Donna M.
    Fri May 27, 2005 11:06 pm
    Forum Host
    Fawn, you would need to punch the dough down before shaping. I would say that you would need to chill the dough for several hours. Dough is quite dense and takes awhile to chill through.

    You can substitute traditional yeast for the instant in most any recipe. Just dissolve it in a part of the water called for in the recipe. I actually prefer traditional yeast because it has more lasting power for rising, especially with refrigerated doughs.

    WE WILL GIVE YOU ALL THE LESSONS YOU WANT TO LEARN HOW TO BAKE BREAD! Just come on here anytime and ask questions. All it takes is practice and getting a feel for how the dough should look. Even the flops are usually edible. Just keep on trying!
    fawn512
    Sat May 28, 2005 1:30 am
    Food.com Groupie
    Donna M. wrote:
    Fawn, you would need to punch the dough down before shaping. I would say that you would need to chill the dough for several hours. Dough is quite dense and takes awhile to chill through.


    To punch down or not to punch down? Does Using instant yeast requires punching?

    Quote:
    WE WILL GIVE YOU ALL THE LESSONS YOU WANT TO LEARN HOW TO BAKE BREAD! Just come on here anytime and ask questions. All it takes is practice and getting a feel for how the dough should look. Even the flops are usually edible. Just keep on trying!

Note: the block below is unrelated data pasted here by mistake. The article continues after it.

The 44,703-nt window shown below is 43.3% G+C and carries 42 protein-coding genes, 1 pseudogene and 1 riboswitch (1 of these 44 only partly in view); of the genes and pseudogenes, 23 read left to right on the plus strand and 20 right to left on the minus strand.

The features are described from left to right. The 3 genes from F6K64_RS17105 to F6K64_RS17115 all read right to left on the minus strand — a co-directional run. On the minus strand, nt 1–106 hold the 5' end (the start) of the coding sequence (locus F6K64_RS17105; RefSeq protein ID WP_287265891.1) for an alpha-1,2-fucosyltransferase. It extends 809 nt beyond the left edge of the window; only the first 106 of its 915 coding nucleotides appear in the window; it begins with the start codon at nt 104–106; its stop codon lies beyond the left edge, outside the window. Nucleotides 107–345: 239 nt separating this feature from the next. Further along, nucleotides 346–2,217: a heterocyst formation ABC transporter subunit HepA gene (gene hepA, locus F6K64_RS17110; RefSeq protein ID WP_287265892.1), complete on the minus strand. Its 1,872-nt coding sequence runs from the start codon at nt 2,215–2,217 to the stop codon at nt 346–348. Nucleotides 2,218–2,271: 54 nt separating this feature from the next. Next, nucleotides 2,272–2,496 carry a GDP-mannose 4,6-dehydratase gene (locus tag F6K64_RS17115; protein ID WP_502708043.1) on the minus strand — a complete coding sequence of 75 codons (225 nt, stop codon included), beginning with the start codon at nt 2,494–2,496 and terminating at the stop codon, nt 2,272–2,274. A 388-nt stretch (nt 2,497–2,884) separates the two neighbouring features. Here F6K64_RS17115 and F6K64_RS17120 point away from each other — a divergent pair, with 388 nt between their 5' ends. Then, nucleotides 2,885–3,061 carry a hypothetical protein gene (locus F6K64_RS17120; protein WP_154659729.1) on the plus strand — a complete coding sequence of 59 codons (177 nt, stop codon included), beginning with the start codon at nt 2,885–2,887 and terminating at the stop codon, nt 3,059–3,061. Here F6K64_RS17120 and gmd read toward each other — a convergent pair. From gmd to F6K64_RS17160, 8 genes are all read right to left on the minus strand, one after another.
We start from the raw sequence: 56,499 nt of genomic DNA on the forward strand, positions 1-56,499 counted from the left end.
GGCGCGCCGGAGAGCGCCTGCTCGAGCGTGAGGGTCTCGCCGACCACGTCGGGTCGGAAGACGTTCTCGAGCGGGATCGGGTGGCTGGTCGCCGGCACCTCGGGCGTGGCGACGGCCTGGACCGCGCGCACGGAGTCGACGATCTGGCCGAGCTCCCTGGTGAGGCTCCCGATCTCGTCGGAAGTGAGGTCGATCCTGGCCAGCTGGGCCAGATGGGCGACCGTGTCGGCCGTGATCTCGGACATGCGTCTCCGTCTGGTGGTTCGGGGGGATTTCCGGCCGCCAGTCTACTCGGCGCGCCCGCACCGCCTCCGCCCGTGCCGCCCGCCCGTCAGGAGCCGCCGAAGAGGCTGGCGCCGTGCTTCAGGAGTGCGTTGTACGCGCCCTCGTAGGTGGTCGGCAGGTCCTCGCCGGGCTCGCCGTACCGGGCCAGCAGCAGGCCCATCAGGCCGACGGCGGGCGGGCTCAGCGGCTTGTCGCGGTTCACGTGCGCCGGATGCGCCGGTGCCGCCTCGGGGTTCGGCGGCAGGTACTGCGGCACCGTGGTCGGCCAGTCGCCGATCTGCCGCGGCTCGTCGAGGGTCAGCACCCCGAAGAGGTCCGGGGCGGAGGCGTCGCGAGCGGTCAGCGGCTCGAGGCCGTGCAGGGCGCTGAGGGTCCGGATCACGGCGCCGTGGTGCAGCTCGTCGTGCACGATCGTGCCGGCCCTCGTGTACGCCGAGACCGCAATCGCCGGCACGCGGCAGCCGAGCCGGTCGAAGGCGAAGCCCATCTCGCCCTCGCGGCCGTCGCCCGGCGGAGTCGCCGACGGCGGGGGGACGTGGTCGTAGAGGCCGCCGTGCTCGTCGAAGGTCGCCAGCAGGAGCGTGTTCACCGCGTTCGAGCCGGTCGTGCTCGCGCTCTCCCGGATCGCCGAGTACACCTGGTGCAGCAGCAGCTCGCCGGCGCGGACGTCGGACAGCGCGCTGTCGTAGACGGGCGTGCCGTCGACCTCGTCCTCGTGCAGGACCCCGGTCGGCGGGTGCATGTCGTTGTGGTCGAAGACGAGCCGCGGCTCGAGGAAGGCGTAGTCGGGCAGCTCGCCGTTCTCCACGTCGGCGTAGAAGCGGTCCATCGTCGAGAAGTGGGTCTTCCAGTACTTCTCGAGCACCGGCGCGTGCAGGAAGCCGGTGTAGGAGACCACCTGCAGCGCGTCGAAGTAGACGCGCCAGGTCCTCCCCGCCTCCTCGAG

LOL, thanks for helping. The bread we made did taste good, even if its hard and crumbly. Oh how i love bread icon_smile.gif
    Donna M.
    Sat May 28, 2005 11:13 am
    Forum Host
    If you have refrigerated the dough for a time then yes, you need to punch it down before shaping--even with instant yeast. During the time it is in the fridge it will rise a bit.

    If your rolls were hard and crumbly, you may have:

    1. Not let rolls rise long enough after shaping before baking.

    2. Added too much flour (not the case if your dough was soft and sticky).

    3. Not kneaded the dough properly or long enough to develop the gluten.
    fawn512
    Sun May 29, 2005 5:45 pm